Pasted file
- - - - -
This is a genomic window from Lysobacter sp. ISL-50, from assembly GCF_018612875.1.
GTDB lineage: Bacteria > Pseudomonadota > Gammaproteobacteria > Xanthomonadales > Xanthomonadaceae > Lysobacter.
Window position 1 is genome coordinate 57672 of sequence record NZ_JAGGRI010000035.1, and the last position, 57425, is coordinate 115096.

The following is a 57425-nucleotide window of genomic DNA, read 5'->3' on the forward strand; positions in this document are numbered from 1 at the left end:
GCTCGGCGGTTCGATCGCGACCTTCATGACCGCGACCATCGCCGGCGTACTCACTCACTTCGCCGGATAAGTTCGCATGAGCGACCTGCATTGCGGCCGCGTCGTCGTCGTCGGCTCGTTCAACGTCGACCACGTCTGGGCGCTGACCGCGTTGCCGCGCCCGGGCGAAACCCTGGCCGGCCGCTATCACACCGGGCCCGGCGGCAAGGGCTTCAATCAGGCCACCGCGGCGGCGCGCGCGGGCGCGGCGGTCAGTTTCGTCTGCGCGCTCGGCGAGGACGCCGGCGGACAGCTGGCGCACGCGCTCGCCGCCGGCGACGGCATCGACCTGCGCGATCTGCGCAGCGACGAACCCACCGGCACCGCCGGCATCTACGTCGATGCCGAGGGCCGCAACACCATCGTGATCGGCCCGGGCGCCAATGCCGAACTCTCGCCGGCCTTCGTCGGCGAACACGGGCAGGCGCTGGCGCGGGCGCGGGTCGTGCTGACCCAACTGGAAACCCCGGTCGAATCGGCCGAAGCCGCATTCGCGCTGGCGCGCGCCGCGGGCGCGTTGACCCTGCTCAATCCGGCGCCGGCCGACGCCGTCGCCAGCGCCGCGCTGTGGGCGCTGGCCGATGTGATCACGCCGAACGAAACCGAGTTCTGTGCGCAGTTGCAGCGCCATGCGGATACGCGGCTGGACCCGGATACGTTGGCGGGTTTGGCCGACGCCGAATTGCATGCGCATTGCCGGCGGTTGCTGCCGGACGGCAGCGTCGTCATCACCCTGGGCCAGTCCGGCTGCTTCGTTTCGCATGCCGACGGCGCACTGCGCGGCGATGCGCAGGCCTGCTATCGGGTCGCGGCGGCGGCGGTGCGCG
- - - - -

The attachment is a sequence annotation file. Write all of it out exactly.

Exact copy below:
This is a genomic window from Lysobacter sp. ISL-50, from assembly GCF_018612875.1.
GTDB lineage: Bacteria > Pseudomonadota > Gammaproteobacteria > Xanthomonadales > Xanthomonadaceae > Lysobacter.
Window position 1 is genome coordinate 57672 of sequence record NZ_JAGGRI010000035.1, and the last position, 57425, is coordinate 115096.

The following is a 57425-nucleotide window of genomic DNA, read 5'->3' on the forward strand; positions in this document are numbered from 1 at the left end:
GCTCGGCGGTTCGATCGCGACCTTCATGACCGCGACCATCGCCGGCGTACTCACTCACTTCGCCGGATAAGTTCGCATGAGCGACCTGCATTGCGGCCGCGTCGTCGTCGTCGGCTCGTTCAACGTCGACCACGTCTGGGCGCTGACCGCGTTGCCGCGCCCGGGCGAAACCCTGGCCGGCCGCTATCACACCGGGCCCGGCGGCAAGGGCTTCAATCAGGCCACCGCGGCGGCGCGCGCGGGCGCGGCGGTCAGTTTCGTCTGCGCGCTCGGCGAGGACGCCGGCGGACAGCTGGCGCACGCGCTCGCCGCCGGCGACGGCATCGACCTGCGCGATCTGCGCAGCGACGAACCCACCGGCACCGCCGGCATCTACGTCGATGCCGAGGGCCGCAACACCATCGTGATCGGCCCGGGCGCCAATGCCGAACTCTCGCCGGCCTTCGTCGGCGAACACGGGCAGGCGCTGGCGCGGGCGCGGGTCGTGCTGACCCAACTGGAAACCCCGGTCGAATCGGCCGAAGCCGCATTCGCGCTGGCGCGCGCCGCGGGCGCGTTGACCCTGCTCAATCCGGCGCCGGCCGACGCCGTCGCCAGCGCCGCGCTGTGGGCGCTGGCCGATGTGATCACGCCGAACGAAACCGAGTTCTGTGCGCAGTTGCAGCGCCATGCGGATACGCGGCTGGACCCGGATACGTTGGCGGGTTTGGCCGACGCCGAATTGCATGCGCATTGCCGGCGGTTGCTGCCGGACGGCAGCGTCGTCATCACCCTGGGCCAGTCCGGCTGCTTCGTTTCGCATGCCGACGGCGCACTGCGCGGCGATGCGCAGGCCTGCTATCGGGTCGCGGCGGCGGCGGTGCGCG